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Ronni Ancona

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20th of January

Cross And The Switchblade

Some sessions just stick in your memory.

I do hundreds of recordings every year, and have produced hundreds of songs since The Cross and the Switchblade. My memory has blurred most of them, though; it’s conflated some; plain forgotten some, and mis-remembered others. When I think back to that recording session back in July 2004, though, I feel as if I’m back in the room.

I was excited about that session, and a little apprehensive. I’d booked Barry van Zyl to play drums, and Jamie Moses to play guitar. I was to play bass. I’d already recorded the vocals and keyboards, along with guide guitars and drums, so we had quite a lot to play with. Barry and Jamie are both world-renowned top players. Although they’d played on the same bill as each other on the Nelson Mandela 46664 concerts, they’d never met. They were both friends of mine, and I’d worked with both of them, but that afternoon I was banking that we would all gel musically. In order to get the specific feel that I was after, it was important that we would play together, live, on a song that they’d not heard before. To add to the work, our recording engineer at Berry Street Studio, Malcolm, was on holiday, so I was going to have to record the session and play the bass at the same time…

It’s not often that you get players like this in the room at the same time. Frankly, it’s not often you can afford it. Charlotte wasn’t going to be at the session. For me, it’s a bit of a gamble when the artist isn’t there when you’re recording material for them. When it’s successful it’s fantastic: you give them something which exceeds their expectations, and you’re bathed in glory. Just occasionally, though, you do a whole load of work on something, present it to the artist, you make a complete arse of yourself, and you’re bathed in something else. I was pretty confident that this session would go well, but there was always the possibility that it wouldn’t. Recording isn’t an exact science: there are too many variables to be able to predict an outcome.

When musicians meet, they go through a kind of peacock-dance. They talk over coffee about who they play with and who they know to try and establish common ground, and to rank one another – essentially to see how serious a player each one is. After we’d gone through this, I could tell that Jamie and Barry potentially had a lot of respect for each other: they were intrigued and their expectation levels for the session were heightened – and this was before anyone had picked up an instrument. Clearly, they were also going to get on, which is important. After I’d mic’d up the drum kit & guitar amps, we spent a good hour listening to the song, with me explaining exactly what I was after, and the guys charting out their parts.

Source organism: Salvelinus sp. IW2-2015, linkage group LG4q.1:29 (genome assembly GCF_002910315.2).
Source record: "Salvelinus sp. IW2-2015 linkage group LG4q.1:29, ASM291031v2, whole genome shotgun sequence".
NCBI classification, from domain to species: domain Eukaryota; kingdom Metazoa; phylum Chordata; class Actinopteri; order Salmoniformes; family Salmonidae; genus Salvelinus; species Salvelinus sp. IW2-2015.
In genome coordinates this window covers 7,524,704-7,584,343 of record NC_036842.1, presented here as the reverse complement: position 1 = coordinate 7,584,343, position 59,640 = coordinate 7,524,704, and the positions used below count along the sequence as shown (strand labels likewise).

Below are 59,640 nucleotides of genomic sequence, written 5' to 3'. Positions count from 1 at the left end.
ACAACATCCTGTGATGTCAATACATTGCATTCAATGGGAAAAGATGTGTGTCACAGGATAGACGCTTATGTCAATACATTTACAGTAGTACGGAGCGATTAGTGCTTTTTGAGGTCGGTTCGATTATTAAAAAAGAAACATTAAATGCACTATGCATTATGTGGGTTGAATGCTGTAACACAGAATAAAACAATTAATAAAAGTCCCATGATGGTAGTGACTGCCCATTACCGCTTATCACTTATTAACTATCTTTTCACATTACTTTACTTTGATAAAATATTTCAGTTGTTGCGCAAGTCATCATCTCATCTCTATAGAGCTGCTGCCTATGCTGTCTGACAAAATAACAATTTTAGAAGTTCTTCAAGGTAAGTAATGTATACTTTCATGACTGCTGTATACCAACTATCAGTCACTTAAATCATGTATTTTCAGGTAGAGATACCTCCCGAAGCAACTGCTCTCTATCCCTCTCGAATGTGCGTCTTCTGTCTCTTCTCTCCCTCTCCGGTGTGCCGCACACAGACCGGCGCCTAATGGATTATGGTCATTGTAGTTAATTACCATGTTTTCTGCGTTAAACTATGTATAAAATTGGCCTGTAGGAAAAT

At this point, it was finally time to start playing. It’s no coincidence that that we use the word “play” for what we do with music. As soon as we started, this was pure fun and excitement- with a little edge of competitiveness. Barry was playing in a separate room from Jamie and I (drums are very loud…). A few bars into the song Jamie looked at me and grinned. A few bars later he looked at Barry and said “he’s good, isn’t he…”.

Sometimes something fantastic happens when you play music with other people. You just lock in with each other. Barry established the perfect groove, and Jamie & I locked in totally. We were monitoring very loudly and the music took over. The three of us were an entity. Part of my brain was in a zone where I ceased to exist other than as part of that sound: another part was razor-sharp, seemed to be watching us from the outside, and was very aware that the two guys I was playing with were stepping up a notch, that this was because they were inspired by each other’s brilliance, and that my job was to keep this positive feedback loop going, and to make sure I was recording it properly.

We recorded three or four takes in a blur. Barry overdubbed some percussion, and Jamie overdubbed some excellent guitar (I spoke to Barry in Cape Town this morning about that session and he mentioned Jamie’s “outrageous” guitar playing, and that we were fuelled by many trips to the local Starbucks). It was a very hot, sweaty, summer day, and at the end of the session we all knew we had done something special. Of course, when I listen to the recording, all this plays out in my head. Every listener will hear something different, but I hope that everyone will hear the energy in the playing and somehow feel that something special happened in the recording process.

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